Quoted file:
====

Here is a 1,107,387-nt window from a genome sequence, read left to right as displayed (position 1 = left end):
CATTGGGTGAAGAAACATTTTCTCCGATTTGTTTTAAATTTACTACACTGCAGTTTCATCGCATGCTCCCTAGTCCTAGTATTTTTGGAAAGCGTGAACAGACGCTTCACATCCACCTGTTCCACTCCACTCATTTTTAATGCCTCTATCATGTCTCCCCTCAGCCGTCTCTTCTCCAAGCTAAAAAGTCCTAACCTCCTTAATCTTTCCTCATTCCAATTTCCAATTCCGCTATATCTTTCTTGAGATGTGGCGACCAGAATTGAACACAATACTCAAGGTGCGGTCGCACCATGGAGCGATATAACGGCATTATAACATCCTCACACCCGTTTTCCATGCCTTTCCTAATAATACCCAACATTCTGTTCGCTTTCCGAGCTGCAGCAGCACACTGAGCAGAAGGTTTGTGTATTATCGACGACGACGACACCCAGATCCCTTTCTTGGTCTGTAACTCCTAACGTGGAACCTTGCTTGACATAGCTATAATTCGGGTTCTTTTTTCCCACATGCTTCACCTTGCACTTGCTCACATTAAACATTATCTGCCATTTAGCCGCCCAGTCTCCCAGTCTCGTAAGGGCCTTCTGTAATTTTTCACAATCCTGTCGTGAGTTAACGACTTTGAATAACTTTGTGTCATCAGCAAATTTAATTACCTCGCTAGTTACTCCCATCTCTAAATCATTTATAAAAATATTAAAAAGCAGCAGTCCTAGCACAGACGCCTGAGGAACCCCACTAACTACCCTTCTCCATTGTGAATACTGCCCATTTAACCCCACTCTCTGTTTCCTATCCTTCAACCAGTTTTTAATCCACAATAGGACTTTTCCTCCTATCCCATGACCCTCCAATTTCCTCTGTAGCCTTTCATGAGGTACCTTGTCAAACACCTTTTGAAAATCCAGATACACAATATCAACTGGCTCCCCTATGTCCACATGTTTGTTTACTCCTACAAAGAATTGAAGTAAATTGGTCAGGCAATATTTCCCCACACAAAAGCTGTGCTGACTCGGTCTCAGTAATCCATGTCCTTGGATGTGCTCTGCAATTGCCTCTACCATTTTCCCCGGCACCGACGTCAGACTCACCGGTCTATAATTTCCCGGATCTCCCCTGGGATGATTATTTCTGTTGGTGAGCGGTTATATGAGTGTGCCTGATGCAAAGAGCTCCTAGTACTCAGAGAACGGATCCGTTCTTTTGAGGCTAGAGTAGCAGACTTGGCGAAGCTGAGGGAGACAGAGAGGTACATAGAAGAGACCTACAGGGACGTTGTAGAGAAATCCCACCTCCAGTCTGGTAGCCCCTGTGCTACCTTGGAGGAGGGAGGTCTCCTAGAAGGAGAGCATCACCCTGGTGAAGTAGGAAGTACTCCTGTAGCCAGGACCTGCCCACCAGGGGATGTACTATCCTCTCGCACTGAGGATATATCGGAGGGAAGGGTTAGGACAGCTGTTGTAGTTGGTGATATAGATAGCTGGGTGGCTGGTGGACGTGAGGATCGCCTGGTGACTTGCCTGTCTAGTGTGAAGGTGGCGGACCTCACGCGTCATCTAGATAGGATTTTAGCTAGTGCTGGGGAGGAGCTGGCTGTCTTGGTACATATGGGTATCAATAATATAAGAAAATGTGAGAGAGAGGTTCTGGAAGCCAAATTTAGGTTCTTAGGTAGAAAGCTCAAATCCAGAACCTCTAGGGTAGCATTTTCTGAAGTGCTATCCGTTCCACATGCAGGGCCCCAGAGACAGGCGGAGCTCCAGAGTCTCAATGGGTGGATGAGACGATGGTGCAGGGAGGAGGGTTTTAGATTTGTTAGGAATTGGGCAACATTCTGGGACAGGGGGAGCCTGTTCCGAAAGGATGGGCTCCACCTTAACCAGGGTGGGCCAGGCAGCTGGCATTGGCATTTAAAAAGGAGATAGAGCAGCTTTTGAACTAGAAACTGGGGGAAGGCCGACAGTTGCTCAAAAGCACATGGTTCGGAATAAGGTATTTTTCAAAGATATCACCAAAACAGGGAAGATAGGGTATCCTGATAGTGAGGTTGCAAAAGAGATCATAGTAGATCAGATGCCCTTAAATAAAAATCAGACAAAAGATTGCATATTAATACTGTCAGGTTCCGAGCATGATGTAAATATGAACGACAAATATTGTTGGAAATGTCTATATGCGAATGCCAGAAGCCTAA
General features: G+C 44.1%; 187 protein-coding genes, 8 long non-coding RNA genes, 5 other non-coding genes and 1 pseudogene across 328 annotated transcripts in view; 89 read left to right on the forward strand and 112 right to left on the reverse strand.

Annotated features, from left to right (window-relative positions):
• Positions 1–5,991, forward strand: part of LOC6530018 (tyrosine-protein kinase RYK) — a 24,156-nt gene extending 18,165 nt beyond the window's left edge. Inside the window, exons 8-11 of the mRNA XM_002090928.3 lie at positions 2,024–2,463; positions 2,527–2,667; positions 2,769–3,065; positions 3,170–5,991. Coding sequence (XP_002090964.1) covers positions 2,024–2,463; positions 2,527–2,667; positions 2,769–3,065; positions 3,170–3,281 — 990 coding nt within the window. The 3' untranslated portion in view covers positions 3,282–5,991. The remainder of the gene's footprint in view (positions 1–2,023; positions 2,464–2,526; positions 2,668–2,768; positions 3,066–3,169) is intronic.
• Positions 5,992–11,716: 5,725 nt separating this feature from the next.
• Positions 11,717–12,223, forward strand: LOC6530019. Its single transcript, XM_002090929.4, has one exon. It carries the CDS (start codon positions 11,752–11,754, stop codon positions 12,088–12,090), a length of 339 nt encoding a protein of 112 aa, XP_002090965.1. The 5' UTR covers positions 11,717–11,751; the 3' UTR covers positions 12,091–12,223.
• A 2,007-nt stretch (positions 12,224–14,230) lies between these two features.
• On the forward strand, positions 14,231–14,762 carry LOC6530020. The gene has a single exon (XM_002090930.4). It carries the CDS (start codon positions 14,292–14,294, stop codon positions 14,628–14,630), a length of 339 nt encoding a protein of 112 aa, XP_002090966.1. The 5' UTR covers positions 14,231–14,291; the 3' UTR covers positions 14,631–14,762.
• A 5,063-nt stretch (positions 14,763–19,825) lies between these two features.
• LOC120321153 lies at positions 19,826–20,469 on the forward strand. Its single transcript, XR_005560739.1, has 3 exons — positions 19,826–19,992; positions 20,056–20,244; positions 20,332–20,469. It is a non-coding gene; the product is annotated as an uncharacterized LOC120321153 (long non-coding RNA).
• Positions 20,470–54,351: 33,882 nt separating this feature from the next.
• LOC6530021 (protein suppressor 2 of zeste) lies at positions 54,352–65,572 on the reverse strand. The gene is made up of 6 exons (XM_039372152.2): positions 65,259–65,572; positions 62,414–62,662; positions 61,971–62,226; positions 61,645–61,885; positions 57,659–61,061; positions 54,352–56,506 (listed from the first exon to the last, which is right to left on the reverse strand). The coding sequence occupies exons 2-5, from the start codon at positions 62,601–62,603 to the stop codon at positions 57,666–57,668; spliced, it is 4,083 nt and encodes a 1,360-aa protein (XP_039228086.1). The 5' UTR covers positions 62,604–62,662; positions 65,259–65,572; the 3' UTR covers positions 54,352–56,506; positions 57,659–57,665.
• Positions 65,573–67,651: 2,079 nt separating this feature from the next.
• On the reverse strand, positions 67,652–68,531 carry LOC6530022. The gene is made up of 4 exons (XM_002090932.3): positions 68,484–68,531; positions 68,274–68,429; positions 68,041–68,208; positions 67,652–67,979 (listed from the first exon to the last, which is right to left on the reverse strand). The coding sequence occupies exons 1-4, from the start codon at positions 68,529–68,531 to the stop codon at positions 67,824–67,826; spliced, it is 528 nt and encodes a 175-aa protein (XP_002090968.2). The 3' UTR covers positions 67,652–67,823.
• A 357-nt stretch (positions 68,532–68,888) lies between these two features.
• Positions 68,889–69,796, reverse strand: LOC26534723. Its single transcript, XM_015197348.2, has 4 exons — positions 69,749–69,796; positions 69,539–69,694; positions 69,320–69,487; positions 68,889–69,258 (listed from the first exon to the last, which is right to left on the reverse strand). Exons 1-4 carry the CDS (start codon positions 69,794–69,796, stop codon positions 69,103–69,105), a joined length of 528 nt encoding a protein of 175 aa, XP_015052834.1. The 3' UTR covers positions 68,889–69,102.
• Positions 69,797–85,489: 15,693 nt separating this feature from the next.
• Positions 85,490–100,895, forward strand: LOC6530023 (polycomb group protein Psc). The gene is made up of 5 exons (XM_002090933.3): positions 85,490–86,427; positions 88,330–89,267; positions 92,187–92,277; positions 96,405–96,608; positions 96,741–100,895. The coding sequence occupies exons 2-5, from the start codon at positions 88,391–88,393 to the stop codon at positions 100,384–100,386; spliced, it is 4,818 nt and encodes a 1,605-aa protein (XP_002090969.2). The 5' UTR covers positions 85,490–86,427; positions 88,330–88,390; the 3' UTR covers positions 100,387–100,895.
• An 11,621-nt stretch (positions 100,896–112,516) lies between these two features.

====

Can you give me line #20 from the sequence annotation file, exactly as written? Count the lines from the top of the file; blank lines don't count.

• An 11,621-nt stretch (positions 100,896–112,516) lies between these two features.